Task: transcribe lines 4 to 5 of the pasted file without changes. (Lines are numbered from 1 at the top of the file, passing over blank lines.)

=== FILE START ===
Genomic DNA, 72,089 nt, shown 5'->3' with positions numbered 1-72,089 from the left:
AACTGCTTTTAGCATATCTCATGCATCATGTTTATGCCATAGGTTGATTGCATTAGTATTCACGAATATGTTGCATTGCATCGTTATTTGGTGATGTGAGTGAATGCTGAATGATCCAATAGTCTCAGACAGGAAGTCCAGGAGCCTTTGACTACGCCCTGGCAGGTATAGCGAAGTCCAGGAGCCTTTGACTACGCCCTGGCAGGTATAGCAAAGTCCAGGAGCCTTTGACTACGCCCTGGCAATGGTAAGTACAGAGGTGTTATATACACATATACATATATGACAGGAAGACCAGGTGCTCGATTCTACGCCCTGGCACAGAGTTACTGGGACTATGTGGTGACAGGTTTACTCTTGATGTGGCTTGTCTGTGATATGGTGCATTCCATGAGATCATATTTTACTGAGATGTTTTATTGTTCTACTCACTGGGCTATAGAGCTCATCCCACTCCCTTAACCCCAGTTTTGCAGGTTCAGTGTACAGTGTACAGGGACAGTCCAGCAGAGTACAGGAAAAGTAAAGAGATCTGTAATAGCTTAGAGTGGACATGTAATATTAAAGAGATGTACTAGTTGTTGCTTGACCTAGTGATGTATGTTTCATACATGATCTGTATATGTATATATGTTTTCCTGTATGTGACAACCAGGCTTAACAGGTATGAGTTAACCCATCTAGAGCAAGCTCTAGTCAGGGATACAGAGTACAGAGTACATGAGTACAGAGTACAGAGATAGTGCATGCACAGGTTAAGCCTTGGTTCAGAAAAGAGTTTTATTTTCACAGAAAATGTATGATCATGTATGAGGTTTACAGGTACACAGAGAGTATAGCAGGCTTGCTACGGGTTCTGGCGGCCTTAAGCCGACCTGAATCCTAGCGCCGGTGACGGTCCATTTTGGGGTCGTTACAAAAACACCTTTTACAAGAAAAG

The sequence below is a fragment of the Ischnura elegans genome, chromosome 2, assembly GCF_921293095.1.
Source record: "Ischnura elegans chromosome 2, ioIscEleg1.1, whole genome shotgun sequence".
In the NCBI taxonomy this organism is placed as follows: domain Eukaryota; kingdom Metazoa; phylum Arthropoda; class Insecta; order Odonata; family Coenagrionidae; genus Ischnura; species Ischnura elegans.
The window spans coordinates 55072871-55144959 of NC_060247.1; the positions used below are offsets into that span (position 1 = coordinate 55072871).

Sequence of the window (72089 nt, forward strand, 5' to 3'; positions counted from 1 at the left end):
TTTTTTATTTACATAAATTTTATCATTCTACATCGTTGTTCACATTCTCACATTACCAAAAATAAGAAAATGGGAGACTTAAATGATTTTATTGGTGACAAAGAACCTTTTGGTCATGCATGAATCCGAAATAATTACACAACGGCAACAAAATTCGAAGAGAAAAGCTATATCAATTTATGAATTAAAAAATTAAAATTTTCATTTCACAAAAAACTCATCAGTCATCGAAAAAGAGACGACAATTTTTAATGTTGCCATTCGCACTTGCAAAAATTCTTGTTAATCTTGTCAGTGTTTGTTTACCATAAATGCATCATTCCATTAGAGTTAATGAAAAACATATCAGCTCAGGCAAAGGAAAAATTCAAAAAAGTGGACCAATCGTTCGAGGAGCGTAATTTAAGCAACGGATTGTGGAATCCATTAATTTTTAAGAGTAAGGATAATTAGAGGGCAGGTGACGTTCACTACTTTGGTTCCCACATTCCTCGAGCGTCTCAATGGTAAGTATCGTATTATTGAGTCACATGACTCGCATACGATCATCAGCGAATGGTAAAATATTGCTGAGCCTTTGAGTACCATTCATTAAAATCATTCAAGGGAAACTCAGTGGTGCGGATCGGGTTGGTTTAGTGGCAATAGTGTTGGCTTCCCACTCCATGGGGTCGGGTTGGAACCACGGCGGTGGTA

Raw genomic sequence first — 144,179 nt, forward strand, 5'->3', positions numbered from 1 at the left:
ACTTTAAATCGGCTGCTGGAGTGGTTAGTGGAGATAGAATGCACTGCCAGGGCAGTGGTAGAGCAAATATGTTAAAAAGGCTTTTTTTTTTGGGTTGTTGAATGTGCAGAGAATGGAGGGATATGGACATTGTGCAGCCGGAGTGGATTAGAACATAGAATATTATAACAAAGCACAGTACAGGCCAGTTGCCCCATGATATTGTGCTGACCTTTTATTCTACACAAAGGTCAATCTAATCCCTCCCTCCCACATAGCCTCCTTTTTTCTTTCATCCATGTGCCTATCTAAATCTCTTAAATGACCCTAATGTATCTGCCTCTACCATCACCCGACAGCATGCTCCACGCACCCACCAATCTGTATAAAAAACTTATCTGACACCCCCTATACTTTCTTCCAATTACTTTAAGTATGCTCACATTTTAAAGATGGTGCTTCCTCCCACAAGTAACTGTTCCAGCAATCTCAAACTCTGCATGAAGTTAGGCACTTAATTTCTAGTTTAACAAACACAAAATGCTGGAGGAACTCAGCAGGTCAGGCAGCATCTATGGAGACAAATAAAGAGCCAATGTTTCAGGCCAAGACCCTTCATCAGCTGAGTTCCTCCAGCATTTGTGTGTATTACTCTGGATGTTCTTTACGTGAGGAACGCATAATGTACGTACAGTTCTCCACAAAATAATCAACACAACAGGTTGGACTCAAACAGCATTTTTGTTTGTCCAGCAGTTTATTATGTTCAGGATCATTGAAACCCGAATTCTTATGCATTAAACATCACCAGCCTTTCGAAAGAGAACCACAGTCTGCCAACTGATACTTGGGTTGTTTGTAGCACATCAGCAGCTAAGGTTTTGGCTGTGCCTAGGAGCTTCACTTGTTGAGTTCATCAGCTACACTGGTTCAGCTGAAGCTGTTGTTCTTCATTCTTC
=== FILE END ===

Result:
Source record: "Ischnura elegans chromosome 2, ioIscEleg1.1, whole genome shotgun sequence".
In the NCBI taxonomy this organism is placed as follows: domain Eukaryota; kingdom Metazoa; phylum Arthropoda; class Insecta; order Odonata; family Coenagrionidae; genus Ischnura; species Ischnura elegans.